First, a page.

Seeing a Psychologist and Picking a Good One
At least 30 million Americans are struggling with overwhelming thoughts and emotions, according to the National Institute of Mental Health. Problems, such as joblessness, stress, divorce, substance abuse, etc., can indeed be debilitating. But you might say, these are but common, day-to day issues that human beings normally deal with in life. Is seeing a psychologist really necessary?
You need psychological treatment if any of the following is true to you:
You feel too sad and helpless everyday of your life, no matter what you do or how much help you get from family and friends.
> Doing routinary tasks seems almost impossible – for instance, it’s hard for you to concentrate on your job, causing your performance to suffer.
> You have unreasonable fears and are constantly tense or nervous.
> You develop harmful habits, like excessive drinking, substance abuse, etc.
Choosing a Psychologist
Part of this training is completion of a supervised clinical internship in a hospital or any similar setting, plus a minimum of one year of post-doctoral supervised experience. After all of these steps, they can set up an independent practice anywhere they want. This mix of doctoral training and clinical internship is exactly what makes psychologists unique from other mental health carers.
Psychologists are also required to get a license from the state or jurisdiction that they have chosen for their practice.
In most states, license renewals are possible for psychologists who constantly demonstrate competence and take up continuing education. American Psychological Association (APA) members additionally must follow a strict code of ethics.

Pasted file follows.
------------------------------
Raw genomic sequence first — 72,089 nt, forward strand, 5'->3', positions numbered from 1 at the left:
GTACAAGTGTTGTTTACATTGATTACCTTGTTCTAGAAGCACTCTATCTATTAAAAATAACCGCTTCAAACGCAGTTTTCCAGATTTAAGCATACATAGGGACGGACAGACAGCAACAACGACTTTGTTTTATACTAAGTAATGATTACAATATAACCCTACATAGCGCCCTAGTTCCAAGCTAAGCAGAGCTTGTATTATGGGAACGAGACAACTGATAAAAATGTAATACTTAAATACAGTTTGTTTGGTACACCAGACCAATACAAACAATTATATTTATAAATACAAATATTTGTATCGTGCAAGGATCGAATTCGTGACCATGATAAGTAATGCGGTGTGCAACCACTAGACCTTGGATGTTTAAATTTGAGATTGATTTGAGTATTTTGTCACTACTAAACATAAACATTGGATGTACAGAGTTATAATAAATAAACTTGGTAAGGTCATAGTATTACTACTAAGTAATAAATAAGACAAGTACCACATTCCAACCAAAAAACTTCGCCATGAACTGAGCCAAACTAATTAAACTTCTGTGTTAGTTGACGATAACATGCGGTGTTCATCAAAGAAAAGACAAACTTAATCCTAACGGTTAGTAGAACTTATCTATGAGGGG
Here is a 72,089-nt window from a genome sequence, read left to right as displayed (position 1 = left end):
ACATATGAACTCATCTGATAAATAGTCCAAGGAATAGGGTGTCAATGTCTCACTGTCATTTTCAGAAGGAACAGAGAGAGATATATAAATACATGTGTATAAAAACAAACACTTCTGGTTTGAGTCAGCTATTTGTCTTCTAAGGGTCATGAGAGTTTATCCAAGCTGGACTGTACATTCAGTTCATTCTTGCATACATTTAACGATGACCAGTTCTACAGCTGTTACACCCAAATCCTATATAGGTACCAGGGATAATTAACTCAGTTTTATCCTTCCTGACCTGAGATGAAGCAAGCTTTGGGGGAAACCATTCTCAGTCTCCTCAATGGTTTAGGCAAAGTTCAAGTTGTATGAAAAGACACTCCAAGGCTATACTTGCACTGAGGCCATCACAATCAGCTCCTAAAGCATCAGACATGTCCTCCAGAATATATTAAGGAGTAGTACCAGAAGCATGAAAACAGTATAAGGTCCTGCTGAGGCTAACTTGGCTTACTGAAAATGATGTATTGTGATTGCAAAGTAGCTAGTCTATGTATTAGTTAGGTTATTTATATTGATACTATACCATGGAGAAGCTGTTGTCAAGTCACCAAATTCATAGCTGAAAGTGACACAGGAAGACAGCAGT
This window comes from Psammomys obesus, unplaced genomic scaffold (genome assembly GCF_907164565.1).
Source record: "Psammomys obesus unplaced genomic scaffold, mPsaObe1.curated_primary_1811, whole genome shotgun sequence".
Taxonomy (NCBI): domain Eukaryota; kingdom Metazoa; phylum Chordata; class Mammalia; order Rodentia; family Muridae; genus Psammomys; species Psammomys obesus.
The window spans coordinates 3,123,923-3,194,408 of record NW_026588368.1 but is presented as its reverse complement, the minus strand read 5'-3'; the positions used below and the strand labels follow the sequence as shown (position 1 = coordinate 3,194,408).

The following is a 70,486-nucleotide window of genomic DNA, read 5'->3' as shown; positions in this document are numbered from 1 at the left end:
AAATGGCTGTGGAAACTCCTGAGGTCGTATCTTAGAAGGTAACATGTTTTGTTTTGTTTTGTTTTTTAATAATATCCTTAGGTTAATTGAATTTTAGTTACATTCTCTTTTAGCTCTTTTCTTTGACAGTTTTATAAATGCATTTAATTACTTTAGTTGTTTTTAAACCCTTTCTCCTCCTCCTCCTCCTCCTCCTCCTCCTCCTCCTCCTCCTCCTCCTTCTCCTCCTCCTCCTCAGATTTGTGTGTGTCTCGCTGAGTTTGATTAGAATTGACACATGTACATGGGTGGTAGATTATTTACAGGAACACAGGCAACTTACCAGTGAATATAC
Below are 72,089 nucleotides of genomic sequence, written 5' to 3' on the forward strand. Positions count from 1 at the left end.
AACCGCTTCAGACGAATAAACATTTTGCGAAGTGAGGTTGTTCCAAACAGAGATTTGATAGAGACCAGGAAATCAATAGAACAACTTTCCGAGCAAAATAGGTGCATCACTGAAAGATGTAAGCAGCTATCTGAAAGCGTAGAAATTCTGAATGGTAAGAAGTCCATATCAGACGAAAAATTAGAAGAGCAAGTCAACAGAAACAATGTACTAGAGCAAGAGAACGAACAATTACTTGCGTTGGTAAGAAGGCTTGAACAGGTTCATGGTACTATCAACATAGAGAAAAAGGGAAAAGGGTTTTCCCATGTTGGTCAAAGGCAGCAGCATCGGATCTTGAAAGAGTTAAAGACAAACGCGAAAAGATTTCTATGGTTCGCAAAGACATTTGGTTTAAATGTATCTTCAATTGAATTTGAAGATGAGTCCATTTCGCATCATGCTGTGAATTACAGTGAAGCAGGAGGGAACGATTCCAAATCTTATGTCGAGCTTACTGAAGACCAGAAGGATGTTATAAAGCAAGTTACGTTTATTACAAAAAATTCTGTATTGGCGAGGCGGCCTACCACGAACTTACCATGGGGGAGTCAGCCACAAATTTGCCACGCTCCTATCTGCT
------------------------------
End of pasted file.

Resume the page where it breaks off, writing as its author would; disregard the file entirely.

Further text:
It’s easy to assume that if a psychologist is well-credentialed, he or she is automatically good for you. Not really. There’s more you have to know, and to know these things, you need to ask questions. So set an appointment with your potential psychologist, and make sure to ask the following:
> How old is your practice?
> How much have you worked with people having issues like mine?
> Do you specialize in any particular areas, and if so, what are they?
> What types of treatments do you normally use, and are they proven effective for the type of issues or problems I have?
> What fees do I need to pay (usually per 45-50-minute sessions per visit)? What are your policies on payments? What insurance types do you work with?
Finally, it is crucial that you and chosen psychologist are a match. After everything else checks out – competence, credentials, etc. – it should boil down to the psychologist’s personality and how it jives with yours. It’s hard, if not impossible, to have a productive relationship with someone you don’t even like having around.